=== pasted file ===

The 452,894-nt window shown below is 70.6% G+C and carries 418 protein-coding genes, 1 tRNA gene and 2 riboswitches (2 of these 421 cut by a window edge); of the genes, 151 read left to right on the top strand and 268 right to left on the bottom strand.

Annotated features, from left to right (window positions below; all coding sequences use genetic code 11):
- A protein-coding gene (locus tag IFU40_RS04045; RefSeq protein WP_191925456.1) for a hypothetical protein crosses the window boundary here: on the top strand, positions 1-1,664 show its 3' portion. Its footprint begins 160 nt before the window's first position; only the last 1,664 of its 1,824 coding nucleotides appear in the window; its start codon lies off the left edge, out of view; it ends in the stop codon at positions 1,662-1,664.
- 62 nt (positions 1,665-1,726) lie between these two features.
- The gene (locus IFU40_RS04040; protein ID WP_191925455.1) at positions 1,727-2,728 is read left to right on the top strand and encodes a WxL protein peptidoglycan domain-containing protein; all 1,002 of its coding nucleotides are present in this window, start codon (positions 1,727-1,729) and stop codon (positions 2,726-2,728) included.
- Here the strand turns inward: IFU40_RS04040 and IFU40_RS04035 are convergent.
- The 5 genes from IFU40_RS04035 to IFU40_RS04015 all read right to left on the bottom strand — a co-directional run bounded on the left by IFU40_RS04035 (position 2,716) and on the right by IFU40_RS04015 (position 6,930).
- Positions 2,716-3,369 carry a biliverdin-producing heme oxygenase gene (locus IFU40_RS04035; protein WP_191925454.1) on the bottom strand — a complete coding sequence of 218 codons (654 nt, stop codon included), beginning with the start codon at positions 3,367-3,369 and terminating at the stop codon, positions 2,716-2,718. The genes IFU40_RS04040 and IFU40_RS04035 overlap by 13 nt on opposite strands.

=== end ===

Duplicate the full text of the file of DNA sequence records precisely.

The 452,894-nt window shown below is 70.6% G+C and carries 418 protein-coding genes, 1 tRNA gene and 2 riboswitches (2 of these 421 cut by a window edge); of the genes, 151 read left to right on the top strand and 268 right to left on the bottom strand.

Annotated features, from left to right (window positions below; all coding sequences use genetic code 11):
- A protein-coding gene (locus tag IFU40_RS04045; RefSeq protein WP_191925456.1) for a hypothetical protein crosses the window boundary here: on the top strand, positions 1-1,664 show its 3' portion. Its footprint begins 160 nt before the window's first position; only the last 1,664 of its 1,824 coding nucleotides appear in the window; its start codon lies off the left edge, out of view; it ends in the stop codon at positions 1,662-1,664.
- 62 nt (positions 1,665-1,726) lie between these two features.
- The gene (locus IFU40_RS04040; protein ID WP_191925455.1) at positions 1,727-2,728 is read left to right on the top strand and encodes a WxL protein peptidoglycan domain-containing protein; all 1,002 of its coding nucleotides are present in this window, start codon (positions 1,727-1,729) and stop codon (positions 2,726-2,728) included.
- Here the strand turns inward: IFU40_RS04040 and IFU40_RS04035 are convergent.
- The 5 genes from IFU40_RS04035 to IFU40_RS04015 all read right to left on the bottom strand — a co-directional run bounded on the left by IFU40_RS04035 (position 2,716) and on the right by IFU40_RS04015 (position 6,930).
- Positions 2,716-3,369 carry a biliverdin-producing heme oxygenase gene (locus IFU40_RS04035; protein WP_191925454.1) on the bottom strand — a complete coding sequence of 218 codons (654 nt, stop codon included), beginning with the start codon at positions 3,367-3,369 and terminating at the stop codon, positions 2,716-2,718. The genes IFU40_RS04040 and IFU40_RS04035 overlap by 13 nt on opposite strands.